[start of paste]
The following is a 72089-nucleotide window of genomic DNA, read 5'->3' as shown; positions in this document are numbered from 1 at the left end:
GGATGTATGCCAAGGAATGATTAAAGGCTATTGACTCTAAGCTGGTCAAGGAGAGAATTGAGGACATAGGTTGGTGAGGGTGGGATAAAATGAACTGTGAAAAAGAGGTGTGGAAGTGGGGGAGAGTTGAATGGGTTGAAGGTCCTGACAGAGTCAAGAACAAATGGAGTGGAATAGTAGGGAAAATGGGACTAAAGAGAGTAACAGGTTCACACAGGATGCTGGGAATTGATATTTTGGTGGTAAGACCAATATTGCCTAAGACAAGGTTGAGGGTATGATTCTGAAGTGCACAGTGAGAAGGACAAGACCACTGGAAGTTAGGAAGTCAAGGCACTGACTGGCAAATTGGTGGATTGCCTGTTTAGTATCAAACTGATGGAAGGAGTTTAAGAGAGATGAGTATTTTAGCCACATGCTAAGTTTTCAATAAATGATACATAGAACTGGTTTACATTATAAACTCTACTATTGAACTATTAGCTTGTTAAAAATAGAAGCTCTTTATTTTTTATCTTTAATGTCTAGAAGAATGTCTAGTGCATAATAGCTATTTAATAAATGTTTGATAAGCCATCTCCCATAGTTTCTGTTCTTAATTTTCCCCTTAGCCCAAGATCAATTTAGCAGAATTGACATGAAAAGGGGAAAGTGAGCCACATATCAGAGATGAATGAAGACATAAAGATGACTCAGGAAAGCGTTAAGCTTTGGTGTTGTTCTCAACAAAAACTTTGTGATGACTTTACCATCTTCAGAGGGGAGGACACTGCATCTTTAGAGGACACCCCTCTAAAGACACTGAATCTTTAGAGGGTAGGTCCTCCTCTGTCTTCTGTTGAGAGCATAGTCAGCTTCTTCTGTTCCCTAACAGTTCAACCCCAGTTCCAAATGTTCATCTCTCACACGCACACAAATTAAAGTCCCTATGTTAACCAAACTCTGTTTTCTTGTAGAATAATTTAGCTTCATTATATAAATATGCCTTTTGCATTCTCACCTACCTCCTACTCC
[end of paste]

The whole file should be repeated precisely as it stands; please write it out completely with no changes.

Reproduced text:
The following is a 72089-nucleotide window of genomic DNA, read 5'->3' as shown; positions in this document are numbered from 1 at the left end:
GGATGTATGCCAAGGAATGATTAAAGGCTATTGACTCTAAGCTGGTCAAGGAGAGAATTGAGGACATAGGTTGGTGAGGGTGGGATAAAATGAACTGTGAAAAAGAGGTGTGGAAGTGGGGGAGAGTTGAATGGGTTGAAGGTCCTGACAGAGTCAAGAACAAATGGAGTGGAATAGTAGGGAAAATGGGACTAAAGAGAGTAACAGGTTCACACAGGATGCTGGGAATTGATATTTTGGTGGTAAGACCAATATTGCCTAAGACAAGGTTGAGGGTATGATTCTGAAGTGCACAGTGAGAAGGACAAGACCACTGGAAGTTAGGAAGTCAAGGCACTGACTGGCAAATTGGTGGATTGCCTGTTTAGTATCAAACTGATGGAAGGAGTTTAAGAGAGATGAGTATTTTAGCCACATGCTAAGTTTTCAATAAATGATACATAGAACTGGTTTACATTATAAACTCTACTATTGAACTATTAGCTTGTTAAAAATAGAAGCTCTTTATTTTTTATCTTTAATGTCTAGAAGAATGTCTAGTGCATAATAGCTATTTAATAAATGTTTGATAAGCCATCTCCCATAGTTTCTGTTCTTAATTTTCCCCTTAGCCCAAGATCAATTTAGCAGAATTGACATGAAAAGGGGAAAGTGAGCCACATATCAGAGATGAATGAAGACATAAAGATGACTCAGGAAAGCGTTAAGCTTTGGTGTTGTTCTCAACAAAAACTTTGTGATGACTTTACCATCTTCAGAGGGGAGGACACTGCATCTTTAGAGGACACCCCTCTAAAGACACTGAATCTTTAGAGGGTAGGTCCTCCTCTGTCTTCTGTTGAGAGCATAGTCAGCTTCTTCTGTTCCCTAACAGTTCAACCCCAGTTCCAAATGTTCATCTCTCACACGCACACAAATTAAAGTCCCTATGTTAACCAAACTCTGTTTTCTTGTAGAATAATTTAGCTTCATTATATAAATATGCCTTTTGCATTCTCACCTACCTCCTACTCC